Headache in children
Headaches are not limited to adults only, but a large group of children also suffer from headaches, and the crying of the child or the symptoms appearing on him due to headaches may cause some anxiety and porcelain in mothers, and therefore this requires quick treatment to avoid any danger or health complications that may affect the child. In the following lines, the symptoms and causes of headaches in children and general advice for the prevention and treatment of headaches for mothers and fathers will be discussed.
What is a headache in children?
It is common for children – even infants – to suffer from frequent and severe headaches. It consists in the form of pain in your child’s face or head. Headaches affect 25% of younger children and 75% of adolescents. In fact, migraine is one of the top five common diseases in children and with proper care your child can get the best treatment to either stop or prevent headache pain and associated symptoms such as nausea and vomiting. The most common types of headaches are migraines and tension headaches.
Symptoms of headache in children
- Pain in the head and neck.
- Inability to sleep at night.
- Pain in the back of the head.
- Difficulty moving and confusion.
- Double vision or loss of vision.
- Vomiting and fever.
- Muscle weakness.
Causes of headaches in children
There are many possible causes of headaches in children. They include but are not limited to:
- Flu, infection or fever.
Anxiety and stress.
Among the rare causes that may cause headaches in children:
- Exercising a lot (it happens to athletes for example).
Meningitis (infection or inflammation of the membrane covering the brain and spinal cord) is rare.
Encephalitis (inflammation of the brain) which is rare.
Hemorrhage (bleeding into the brain) which is rare.
A tumor (a mass of abnormal tissue), which is also rare.
In order to evaluate and diagnose headaches, your health care provider will need to perform a physical exam. They will check things like:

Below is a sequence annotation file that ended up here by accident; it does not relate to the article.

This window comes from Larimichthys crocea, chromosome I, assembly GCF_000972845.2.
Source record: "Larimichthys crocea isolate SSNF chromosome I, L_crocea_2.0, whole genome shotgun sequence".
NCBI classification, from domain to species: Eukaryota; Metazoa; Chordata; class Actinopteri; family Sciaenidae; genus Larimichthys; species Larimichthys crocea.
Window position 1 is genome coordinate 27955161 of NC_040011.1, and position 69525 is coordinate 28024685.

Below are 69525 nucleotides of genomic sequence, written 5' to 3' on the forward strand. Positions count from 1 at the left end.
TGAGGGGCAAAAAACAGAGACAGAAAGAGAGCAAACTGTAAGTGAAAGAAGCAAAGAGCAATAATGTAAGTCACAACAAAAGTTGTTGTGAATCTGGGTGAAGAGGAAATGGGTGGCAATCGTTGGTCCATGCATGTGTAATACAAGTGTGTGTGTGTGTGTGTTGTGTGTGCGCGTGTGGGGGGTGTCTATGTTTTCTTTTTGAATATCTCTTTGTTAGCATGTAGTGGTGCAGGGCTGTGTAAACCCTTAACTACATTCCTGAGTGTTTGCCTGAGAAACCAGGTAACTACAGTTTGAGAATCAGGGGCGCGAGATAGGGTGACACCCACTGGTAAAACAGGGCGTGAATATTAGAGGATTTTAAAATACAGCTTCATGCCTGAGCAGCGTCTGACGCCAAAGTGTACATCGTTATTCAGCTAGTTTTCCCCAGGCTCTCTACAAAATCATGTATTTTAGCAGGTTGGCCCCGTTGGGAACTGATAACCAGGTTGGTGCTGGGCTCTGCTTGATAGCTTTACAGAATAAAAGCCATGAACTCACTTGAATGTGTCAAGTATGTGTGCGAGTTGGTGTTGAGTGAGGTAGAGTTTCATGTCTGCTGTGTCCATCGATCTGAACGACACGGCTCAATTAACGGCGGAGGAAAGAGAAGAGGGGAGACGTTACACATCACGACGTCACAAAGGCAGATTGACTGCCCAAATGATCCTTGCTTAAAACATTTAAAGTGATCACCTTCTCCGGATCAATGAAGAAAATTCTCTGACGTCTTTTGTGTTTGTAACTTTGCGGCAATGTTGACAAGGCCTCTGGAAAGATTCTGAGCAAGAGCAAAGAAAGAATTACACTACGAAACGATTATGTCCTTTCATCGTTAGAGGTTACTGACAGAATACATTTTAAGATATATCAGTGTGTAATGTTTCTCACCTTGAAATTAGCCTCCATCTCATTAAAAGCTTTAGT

- Fever and high blood pressure.
Muscle weakness or balance problems.
They will also interview you and your child and your child’s health care provider may ask several questions, such as:
- When did the headache start? How long has the headache been? How often do headaches occur?
What causes headaches? For example, do certain foods, situations, physical activity or medications cause a headache?
Does your child also have weakness, vision changes or loss of consciousness?
What time of the day does your child have a headache? Does the headache come on suddenly?
And other questions to understand your child’s condition and diagnosis.
Complications of headache in children
- Complications include the following:
- Crying children because of headache pain may compound the condition and cause convulsions
Headaches from a blow to the head may cause internal bleeding if not treated.
Constant headaches may cause a loss of concentration in daily life and school, or may cause depression.
Develop healthy habits such as: getting enough sleep, staying physically active, eating healthy meals and snacks, drinking up to eight glasses of water a day, and reducing caffeine.
Reducing the things that stress your child and cause him psychological stress
Avoid any headache-inducing foods or drinks such as those that contain caffeine (tea, coffee, soda) and chocolate.
Learn relaxation techniques such as deep breathing exercises or meditation.
Avoiding triggers and taking preventive medications can help reduce the risk of headaches. Ask your doctor which medications are most effective for your child. Headache medications for adults can be used in small doses for headaches in children and teens, but your child may need prescription medications from a medical professional if headaches persist and for migraine headaches.
Among the home remedies we recommend are:
- Head massage and lie down.
Compress the forehead and neck with cold water.
Take a shower with warm water.
Drink warm herbs.
Stay away from stress and tension.